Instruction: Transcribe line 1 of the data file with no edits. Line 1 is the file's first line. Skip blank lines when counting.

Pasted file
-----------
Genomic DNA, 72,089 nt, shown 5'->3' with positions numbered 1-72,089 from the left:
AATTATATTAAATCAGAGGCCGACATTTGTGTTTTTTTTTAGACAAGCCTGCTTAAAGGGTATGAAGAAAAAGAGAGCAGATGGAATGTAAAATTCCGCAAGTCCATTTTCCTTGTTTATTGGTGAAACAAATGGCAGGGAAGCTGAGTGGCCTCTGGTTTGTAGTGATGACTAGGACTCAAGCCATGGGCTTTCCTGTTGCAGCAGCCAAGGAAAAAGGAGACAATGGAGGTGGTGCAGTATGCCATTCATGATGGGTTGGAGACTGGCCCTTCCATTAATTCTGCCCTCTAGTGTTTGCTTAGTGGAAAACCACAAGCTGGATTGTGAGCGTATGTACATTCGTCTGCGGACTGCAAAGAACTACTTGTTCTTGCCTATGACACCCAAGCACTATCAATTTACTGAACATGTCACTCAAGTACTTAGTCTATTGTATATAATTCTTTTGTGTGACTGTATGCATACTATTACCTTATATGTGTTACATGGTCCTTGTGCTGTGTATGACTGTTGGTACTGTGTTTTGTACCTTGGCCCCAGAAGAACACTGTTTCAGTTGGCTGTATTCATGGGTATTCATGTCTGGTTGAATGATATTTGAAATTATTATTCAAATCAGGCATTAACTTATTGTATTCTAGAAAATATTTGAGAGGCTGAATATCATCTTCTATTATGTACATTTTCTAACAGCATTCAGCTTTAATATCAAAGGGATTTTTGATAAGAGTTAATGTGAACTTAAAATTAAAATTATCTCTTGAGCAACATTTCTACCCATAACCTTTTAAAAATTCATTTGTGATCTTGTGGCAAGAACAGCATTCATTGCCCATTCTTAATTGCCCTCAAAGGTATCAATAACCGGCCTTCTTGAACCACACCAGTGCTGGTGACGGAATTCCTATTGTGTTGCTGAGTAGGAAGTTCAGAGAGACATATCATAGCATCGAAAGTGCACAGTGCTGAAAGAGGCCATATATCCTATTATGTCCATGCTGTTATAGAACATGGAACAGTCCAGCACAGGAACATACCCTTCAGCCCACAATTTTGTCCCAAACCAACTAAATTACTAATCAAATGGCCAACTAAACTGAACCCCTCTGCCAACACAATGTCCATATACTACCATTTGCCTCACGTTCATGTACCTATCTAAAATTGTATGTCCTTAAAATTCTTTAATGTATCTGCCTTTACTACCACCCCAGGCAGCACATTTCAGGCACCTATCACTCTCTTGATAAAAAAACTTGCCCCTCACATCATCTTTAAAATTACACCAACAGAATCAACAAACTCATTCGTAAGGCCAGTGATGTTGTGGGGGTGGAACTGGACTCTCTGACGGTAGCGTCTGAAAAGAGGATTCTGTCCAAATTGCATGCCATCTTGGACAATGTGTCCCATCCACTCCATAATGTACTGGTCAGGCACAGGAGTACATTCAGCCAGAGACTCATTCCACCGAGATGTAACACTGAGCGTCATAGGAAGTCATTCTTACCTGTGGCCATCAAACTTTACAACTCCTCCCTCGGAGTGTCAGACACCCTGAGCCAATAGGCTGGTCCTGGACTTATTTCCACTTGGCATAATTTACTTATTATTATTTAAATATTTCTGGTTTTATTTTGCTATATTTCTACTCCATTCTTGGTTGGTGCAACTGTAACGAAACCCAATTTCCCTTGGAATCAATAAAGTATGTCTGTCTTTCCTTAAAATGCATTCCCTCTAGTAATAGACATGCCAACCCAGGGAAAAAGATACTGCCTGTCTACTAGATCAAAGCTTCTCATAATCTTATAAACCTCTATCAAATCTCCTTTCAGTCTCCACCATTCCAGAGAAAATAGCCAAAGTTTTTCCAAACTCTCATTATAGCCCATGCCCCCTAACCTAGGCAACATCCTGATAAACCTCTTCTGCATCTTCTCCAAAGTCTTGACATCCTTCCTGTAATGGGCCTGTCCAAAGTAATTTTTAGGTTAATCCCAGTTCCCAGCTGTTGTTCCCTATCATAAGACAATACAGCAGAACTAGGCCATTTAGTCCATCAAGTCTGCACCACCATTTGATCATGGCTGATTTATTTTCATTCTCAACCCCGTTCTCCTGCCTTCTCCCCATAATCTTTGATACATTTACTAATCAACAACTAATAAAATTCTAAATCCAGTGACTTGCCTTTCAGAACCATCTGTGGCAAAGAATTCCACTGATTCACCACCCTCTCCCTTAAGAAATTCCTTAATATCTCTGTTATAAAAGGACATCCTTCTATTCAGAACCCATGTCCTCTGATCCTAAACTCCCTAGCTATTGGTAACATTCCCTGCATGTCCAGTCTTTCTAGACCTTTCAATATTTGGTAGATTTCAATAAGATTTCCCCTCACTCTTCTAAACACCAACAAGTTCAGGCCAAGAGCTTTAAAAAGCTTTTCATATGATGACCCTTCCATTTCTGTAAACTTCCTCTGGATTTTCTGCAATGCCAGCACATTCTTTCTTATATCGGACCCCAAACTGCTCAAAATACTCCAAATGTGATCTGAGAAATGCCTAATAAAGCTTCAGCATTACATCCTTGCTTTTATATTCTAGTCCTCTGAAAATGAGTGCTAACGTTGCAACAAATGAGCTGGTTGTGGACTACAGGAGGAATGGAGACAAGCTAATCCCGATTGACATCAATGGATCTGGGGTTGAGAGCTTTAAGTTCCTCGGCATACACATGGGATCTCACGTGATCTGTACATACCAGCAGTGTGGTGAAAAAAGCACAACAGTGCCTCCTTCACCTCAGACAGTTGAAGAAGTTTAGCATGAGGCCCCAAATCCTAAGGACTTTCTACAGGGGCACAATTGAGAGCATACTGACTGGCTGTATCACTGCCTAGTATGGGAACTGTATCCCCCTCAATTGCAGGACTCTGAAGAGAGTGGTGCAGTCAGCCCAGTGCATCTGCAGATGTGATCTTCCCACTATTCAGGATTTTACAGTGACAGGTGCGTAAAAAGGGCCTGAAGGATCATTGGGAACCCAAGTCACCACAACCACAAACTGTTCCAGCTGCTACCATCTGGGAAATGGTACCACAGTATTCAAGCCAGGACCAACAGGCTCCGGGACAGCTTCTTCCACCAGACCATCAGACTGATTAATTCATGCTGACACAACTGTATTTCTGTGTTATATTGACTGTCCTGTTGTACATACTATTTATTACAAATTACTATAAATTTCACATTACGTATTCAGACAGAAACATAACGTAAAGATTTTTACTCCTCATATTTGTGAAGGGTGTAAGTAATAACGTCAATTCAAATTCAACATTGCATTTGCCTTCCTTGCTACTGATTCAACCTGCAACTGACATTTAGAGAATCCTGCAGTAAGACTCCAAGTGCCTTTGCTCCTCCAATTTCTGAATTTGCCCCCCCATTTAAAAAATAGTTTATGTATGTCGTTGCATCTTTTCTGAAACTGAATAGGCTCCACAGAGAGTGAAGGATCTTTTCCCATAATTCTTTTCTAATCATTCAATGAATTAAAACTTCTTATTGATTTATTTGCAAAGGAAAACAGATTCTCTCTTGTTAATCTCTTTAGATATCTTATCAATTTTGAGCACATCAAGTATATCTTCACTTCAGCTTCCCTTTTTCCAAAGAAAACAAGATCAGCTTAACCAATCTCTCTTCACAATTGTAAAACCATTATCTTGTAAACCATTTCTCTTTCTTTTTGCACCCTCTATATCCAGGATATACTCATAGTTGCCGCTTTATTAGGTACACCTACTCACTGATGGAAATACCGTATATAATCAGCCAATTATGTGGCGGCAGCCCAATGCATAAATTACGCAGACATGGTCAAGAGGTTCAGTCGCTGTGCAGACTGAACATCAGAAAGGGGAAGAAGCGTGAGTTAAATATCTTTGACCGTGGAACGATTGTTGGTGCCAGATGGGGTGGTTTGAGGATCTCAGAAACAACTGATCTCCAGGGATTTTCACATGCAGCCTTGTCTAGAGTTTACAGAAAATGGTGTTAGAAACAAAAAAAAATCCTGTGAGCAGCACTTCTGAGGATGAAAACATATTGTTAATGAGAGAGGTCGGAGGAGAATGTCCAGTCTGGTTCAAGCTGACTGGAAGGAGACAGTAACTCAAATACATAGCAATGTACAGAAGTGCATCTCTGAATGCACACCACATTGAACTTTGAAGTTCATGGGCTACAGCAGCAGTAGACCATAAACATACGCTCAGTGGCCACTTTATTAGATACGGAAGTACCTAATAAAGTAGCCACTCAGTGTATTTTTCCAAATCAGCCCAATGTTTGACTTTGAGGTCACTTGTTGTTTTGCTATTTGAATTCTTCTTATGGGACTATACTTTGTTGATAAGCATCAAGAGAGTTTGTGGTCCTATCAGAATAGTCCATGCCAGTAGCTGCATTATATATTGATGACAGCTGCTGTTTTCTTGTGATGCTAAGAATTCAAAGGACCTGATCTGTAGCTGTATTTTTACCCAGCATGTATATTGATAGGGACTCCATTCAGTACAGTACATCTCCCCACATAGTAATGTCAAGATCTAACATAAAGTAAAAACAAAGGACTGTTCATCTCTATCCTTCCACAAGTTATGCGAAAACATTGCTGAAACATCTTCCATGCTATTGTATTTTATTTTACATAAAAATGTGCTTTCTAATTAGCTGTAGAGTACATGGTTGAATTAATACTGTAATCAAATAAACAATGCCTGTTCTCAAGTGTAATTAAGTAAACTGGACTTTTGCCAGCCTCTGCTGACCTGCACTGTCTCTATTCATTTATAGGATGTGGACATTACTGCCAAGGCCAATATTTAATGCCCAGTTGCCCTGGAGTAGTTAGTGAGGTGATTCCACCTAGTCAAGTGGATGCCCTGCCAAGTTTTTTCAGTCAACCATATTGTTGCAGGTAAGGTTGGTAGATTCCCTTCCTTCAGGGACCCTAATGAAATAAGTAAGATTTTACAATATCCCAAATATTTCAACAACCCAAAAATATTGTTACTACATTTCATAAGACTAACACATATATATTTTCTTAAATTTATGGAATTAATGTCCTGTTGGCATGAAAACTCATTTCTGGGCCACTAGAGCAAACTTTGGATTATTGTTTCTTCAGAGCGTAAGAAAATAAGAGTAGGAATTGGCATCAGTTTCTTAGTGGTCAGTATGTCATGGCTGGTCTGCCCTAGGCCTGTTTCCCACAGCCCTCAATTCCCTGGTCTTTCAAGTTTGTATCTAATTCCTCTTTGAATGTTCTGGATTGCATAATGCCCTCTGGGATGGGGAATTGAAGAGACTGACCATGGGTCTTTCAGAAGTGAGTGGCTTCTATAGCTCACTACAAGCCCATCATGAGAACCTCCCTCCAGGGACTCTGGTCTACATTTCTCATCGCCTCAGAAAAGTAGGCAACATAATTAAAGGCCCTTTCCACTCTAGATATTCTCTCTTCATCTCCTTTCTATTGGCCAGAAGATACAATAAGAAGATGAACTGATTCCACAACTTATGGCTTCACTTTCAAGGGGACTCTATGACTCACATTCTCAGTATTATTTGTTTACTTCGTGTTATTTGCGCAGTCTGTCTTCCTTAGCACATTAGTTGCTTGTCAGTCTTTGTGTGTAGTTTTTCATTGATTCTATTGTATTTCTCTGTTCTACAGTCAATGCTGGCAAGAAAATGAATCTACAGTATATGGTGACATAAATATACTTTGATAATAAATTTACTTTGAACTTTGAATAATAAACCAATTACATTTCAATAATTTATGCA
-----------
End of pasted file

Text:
Genomic DNA, 72,089 nt, shown 5'->3' with positions numbered 1-72,089 from the left: